has been well said that he who helps to
establish the security of the Irrigable home
will .also help to establish that greater,
that composite home, the United States of
America. Our nation Is Indeed afferted by
this problem which the reclamation serv
ice Is on the eve of solving, for on the
success of the Irrigable home rests today
the prosperity and stability of more than
one western state.
"Our desert region Is the only section
of our Imperial country wherein there Is
an equality of opportunity. In no other
part of the nation are the rewards for In
dividual effort more constant and certain.
When these facts are more fully realized
the wisdom of the president's policy of
safeguarding and conserving this vast
estate for the people will be appreciated.
America has furnished a safety valve
against the over-crowding of the great cen
ters of population In the old world for
fifty years. Is It not about time to look to
our problem and prepare against the day
when there shall be a glut of population
In our own cities?
"President Roosevelt has called atten
tion to the fact that the nation Is giving
away public utilities of priceless value to
greedy promoters who are monopolizing
power sites, large areas of agricultural
lands, Immense tracts of coal lands, and
miles and miles of forests without com
pensation to the people to whom thoso
utilities belong. Thoughtful men are pre
dicting a population of 200,000.ono In 1950
and 400,000,000 at the close of the century.
How shall we take care of this vast in
crease? Flaares Are Stupendous.
A summation of the work of the re
clamation service to January 1 shows that tire from the postal service will continue
It had dug 1,267 miles of canals, or nearly! In the service. Those who had given notice
the distance frpm Washington to Omaha. ) of their intention to resign included not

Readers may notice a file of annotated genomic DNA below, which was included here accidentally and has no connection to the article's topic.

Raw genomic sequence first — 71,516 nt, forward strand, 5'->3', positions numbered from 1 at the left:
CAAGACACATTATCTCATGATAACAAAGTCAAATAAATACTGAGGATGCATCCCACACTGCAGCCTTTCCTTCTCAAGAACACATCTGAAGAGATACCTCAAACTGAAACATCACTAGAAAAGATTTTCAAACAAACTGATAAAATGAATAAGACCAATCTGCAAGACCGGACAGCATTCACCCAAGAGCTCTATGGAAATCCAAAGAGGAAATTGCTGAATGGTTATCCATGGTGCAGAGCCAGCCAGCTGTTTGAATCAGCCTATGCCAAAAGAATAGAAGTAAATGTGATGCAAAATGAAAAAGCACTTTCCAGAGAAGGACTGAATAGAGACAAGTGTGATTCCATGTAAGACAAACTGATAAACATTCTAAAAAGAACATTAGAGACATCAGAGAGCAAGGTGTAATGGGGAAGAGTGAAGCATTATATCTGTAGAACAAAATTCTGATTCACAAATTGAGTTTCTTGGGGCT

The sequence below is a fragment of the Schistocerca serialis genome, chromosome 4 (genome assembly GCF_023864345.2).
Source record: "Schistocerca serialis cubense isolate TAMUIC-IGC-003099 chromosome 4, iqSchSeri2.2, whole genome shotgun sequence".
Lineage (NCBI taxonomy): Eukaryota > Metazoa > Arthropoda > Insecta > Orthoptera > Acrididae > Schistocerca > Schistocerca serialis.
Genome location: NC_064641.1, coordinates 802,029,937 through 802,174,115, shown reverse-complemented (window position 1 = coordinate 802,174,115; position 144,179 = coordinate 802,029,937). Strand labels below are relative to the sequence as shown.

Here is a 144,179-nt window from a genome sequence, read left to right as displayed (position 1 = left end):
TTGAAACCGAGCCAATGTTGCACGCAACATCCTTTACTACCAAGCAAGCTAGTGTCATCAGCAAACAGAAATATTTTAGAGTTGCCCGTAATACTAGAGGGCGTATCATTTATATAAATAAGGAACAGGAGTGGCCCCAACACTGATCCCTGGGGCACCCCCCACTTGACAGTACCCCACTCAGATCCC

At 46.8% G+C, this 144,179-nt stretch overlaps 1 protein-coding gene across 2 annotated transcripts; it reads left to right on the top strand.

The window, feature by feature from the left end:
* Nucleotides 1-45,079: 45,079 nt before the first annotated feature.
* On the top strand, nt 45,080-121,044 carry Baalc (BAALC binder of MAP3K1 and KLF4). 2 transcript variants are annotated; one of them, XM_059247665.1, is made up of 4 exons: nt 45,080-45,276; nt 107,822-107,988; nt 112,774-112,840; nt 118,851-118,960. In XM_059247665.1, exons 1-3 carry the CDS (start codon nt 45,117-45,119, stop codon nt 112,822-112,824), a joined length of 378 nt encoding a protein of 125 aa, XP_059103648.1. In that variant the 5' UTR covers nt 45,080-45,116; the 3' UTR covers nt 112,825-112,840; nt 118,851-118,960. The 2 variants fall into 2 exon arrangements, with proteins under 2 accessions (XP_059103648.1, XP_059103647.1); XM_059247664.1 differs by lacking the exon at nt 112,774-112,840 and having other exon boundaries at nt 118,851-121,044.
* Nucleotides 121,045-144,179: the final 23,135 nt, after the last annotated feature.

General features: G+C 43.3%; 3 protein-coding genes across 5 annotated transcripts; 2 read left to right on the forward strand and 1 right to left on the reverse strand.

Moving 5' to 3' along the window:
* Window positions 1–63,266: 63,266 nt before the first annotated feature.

Some of these canals carry whole rivers, i only clerks and carriers In city offices, but
like the Truckee river In Nevada and the ! rural mall carriers. Their oomplalnt was
North Plat;e In Wyoming. The tunnels j that they could not live on their preent
excavated are 47 In number, and have anlI'"'les by reason of the Increase In their
aggregate length of nine and one-half household expenses. The Increase In eal
mlles. The service has erected 94 large ! voted by congress at the last laesslon
structures, including two great dams in caused many to decide to remain.
Nevada and the Minidoka dam In Idaho.
80 feet high and 660 long. It has com
pleted 670 head works, flumes, etc. It has
built 376 miles of wagon road in mountain
ous country and Into heretofore Inacces
sible regions. It has erected and In oper
ation 1,373 miles of telephones. Its own
cement mill has manufactured 70,0X1 bar
rels of cement, and the purchased amount
Is 312.000 barrels. Its own raw mills havej
cut l-OM (board measure) of lumber, and
6.640,000 feet have been purchased The:
surveying parties of the service have cum-
pleted topographic surveys covering 10,970,.
square miles, an area greater than thenooiL The flr. iB .., ya undcr